Individual Learning Accounts failed marketisation of training

In July 2000 Capita Group PLC won a contract to operate the Individual Learning Account (ILA) scheme under which everyone aged 19 or over had a right to an ILA entitling them up to chose how they spent up £200 on training. Between its September 2000 launch and its closure on 21 November 2001 there were 2.5m accounts logged on to Capita’s computer system. The scheme was closed because there were suspicions that abuse of the scheme had become so endemic that could not be eradicated without killing the scheme itself (House of Commons, 2002).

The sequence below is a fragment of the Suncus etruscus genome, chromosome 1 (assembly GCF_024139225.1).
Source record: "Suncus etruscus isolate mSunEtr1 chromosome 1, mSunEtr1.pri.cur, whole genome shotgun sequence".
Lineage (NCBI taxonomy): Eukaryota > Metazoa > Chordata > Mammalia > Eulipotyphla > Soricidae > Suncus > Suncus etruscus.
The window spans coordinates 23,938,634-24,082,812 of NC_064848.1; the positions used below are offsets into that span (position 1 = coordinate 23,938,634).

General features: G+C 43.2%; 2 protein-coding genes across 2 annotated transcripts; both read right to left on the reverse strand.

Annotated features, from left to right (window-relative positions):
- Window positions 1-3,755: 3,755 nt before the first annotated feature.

The scheme cost £268.8m with an overspend of £69.9m. Capita received nearly 8,500 complaints by the end of October. It’s security was later described as pitiful and the vetting procedures for learning providers as ‘shocking’ in evidence to the Select Committee (ibid). The level of abuse and fraud was estimated to run into millions and by August 2002 560 learning providers were under investigation by the Department’s compliance unit and 99 had been transferred to the police (National Audit Office, 2002).